Climate Change Executive Orders and Bills
President-elect Donald Trump announced on Monday that the U.S. will freeze oil leasing. This action is an immediate measure, but will not help the country meet specific goals for several years. The executive order will also reveal the United States' updated pledge under the Paris Agreement, known as the "nationally determined contribution," at the global climate leaders summit on April 22. While the order is a statement of intent, the specific goals of the new administration will be years away.
Biden's "whole-of-government" approach
Vice President Joe Biden has done more to combat climate change than any previous American president. In a statement issued shortly after he took office, he urged world leaders to take the steps needed to keep warming well below 1.5 degrees Celsius. He has enlisted the help of all branches of government to reduce emissions and aid the world's most vulnerable nations cope with climate impacts. Despite the challenges involved, President Biden has made great strides toward this goal.
The "whole-of-government" approach that Biden proposes will build on Senator Markey's Climate Change Health Protection and Promotion Act and develop a national climate crisis strategy. This strategy would address the growing risk of climate disasters, including heat waves, sea level rise, wildfires, and air pollution. Biden's plan would provide additional CDC grants to states to help them implement strategies that reduce emissions.
As Vice President, Biden also wants the government to prioritize efforts to reduce traditional air pollution in disadvantaged communities. He will ask his Cabinet to prioritize the strategies that reduce traditional air pollution. The Office of Science and Technology Policy (OSTP) will then publish a report within 100 days. This report will advise states on how to prioritize emission reductions in disadvantaged areas. Further, the Executive Order will require federal agencies to follow the federal Buy American Executive Order.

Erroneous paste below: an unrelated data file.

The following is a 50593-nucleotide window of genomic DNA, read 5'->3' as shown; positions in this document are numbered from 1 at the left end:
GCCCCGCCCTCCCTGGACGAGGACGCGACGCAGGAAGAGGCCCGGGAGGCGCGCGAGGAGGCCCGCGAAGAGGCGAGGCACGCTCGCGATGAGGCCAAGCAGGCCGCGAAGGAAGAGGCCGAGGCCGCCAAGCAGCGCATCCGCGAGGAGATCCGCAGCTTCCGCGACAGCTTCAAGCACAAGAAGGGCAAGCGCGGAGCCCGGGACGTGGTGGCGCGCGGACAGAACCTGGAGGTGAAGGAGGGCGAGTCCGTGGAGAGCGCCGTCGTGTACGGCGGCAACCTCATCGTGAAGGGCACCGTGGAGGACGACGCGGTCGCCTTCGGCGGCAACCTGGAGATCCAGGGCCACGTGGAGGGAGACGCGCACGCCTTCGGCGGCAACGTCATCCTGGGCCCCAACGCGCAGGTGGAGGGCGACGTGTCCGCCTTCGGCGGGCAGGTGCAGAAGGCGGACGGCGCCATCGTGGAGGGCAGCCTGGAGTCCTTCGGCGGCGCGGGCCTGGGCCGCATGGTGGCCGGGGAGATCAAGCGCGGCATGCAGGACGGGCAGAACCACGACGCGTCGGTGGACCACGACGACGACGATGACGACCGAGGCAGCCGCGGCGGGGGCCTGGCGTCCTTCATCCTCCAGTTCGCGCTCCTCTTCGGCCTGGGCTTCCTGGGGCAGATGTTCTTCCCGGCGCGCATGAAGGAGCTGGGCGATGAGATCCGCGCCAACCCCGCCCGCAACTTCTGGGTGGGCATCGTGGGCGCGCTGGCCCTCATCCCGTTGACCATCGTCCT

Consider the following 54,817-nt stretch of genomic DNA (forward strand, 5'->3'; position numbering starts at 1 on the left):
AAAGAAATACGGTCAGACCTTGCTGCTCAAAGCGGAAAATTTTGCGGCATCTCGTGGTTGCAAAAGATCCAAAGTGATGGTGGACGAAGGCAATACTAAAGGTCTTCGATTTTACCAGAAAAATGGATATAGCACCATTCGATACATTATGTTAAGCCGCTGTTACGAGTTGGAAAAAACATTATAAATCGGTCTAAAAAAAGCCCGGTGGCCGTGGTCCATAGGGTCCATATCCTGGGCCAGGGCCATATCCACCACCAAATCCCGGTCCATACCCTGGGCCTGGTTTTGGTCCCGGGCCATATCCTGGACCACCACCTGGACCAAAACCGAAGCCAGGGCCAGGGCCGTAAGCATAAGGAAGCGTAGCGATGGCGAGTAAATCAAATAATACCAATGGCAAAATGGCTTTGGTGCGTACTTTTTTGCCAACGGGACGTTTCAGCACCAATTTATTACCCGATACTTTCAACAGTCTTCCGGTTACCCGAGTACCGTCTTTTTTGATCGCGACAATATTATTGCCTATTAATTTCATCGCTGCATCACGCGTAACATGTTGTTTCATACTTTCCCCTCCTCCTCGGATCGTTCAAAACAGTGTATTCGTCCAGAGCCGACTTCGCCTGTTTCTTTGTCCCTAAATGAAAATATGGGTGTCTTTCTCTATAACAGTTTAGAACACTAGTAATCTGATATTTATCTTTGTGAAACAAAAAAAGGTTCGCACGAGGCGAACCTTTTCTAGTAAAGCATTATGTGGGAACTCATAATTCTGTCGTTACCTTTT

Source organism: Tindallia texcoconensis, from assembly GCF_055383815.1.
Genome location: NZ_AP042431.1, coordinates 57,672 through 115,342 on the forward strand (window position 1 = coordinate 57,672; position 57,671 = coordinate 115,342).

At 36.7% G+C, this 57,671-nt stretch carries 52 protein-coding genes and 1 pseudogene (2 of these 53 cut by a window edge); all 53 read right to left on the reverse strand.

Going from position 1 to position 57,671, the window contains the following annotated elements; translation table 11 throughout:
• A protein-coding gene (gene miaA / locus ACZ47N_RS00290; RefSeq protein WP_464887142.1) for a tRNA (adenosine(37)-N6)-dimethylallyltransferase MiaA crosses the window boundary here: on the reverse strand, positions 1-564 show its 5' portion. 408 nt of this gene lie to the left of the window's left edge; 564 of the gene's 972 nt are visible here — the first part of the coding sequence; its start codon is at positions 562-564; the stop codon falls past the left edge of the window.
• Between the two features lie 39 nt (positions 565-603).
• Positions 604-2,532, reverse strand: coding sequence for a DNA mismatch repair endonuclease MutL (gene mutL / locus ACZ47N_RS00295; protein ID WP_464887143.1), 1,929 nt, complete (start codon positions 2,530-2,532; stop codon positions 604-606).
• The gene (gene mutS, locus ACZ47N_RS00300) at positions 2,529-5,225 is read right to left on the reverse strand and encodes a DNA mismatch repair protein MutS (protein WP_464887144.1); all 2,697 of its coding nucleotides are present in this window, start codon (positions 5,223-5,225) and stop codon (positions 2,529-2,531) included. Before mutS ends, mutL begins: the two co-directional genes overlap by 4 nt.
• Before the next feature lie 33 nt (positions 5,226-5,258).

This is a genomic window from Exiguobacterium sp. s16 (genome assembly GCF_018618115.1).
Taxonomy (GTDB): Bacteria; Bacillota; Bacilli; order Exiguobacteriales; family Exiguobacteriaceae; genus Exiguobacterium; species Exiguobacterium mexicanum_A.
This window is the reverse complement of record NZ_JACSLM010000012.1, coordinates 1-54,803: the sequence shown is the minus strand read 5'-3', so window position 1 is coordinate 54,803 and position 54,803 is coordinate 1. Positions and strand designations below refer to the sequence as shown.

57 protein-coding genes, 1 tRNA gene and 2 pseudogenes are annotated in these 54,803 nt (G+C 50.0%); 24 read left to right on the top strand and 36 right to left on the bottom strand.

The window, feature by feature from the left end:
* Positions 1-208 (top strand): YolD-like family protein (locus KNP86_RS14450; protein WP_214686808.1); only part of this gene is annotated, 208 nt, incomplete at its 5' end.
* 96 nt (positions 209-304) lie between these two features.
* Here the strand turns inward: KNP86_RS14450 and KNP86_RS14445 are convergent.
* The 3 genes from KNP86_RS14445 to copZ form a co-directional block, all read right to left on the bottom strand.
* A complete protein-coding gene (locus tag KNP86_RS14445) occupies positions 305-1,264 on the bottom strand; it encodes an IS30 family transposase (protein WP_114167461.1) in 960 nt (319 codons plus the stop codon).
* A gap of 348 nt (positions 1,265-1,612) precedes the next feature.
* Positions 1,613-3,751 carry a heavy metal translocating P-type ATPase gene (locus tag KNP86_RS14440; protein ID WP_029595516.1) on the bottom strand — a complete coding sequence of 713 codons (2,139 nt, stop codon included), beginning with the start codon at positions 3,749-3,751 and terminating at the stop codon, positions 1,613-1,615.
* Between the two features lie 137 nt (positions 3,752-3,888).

The "whole-of-government" approach will emphasize environmental justice in federal government policy. The Biden administration will revitalize two key environmental justice groups in the federal government. The White House Environmental Justice Advisory Council (WHEJAC) and the White House Environmental Justice Interagency Council will report to the White House Council on Environmental Quality, where Biden will appoint senior staff dedicated to this area. This group will also revamp Executive Order 12898.
In addition to advancing climate goals, President Biden has promised to develop 25 GW of renewable energy on public lands by 2030. Yet allowing the Willow project to proceed would essentially erase any progress in renewable energy policy by 2030. By contrast, a recent study by the Center for American Progress suggests that the amount of carbon pollution saved by 2030 by allowing the Willow project to proceed would double.
Trump's executive order
The latest revocation of Obama's executive orders on climate change is an attack on the Paris Agreement and the Clean Power Plan. Both were key aspects of the Obama administration's international commitment to curb carbon pollution. The new executive order, however, will do just the opposite, as it does not mention climate change at all. Instead, it focuses on restoring national monuments and restoring the Arctic refuge. It also revokes a permit for the Keystone XL Pipeline, which is included in the order's general provisions.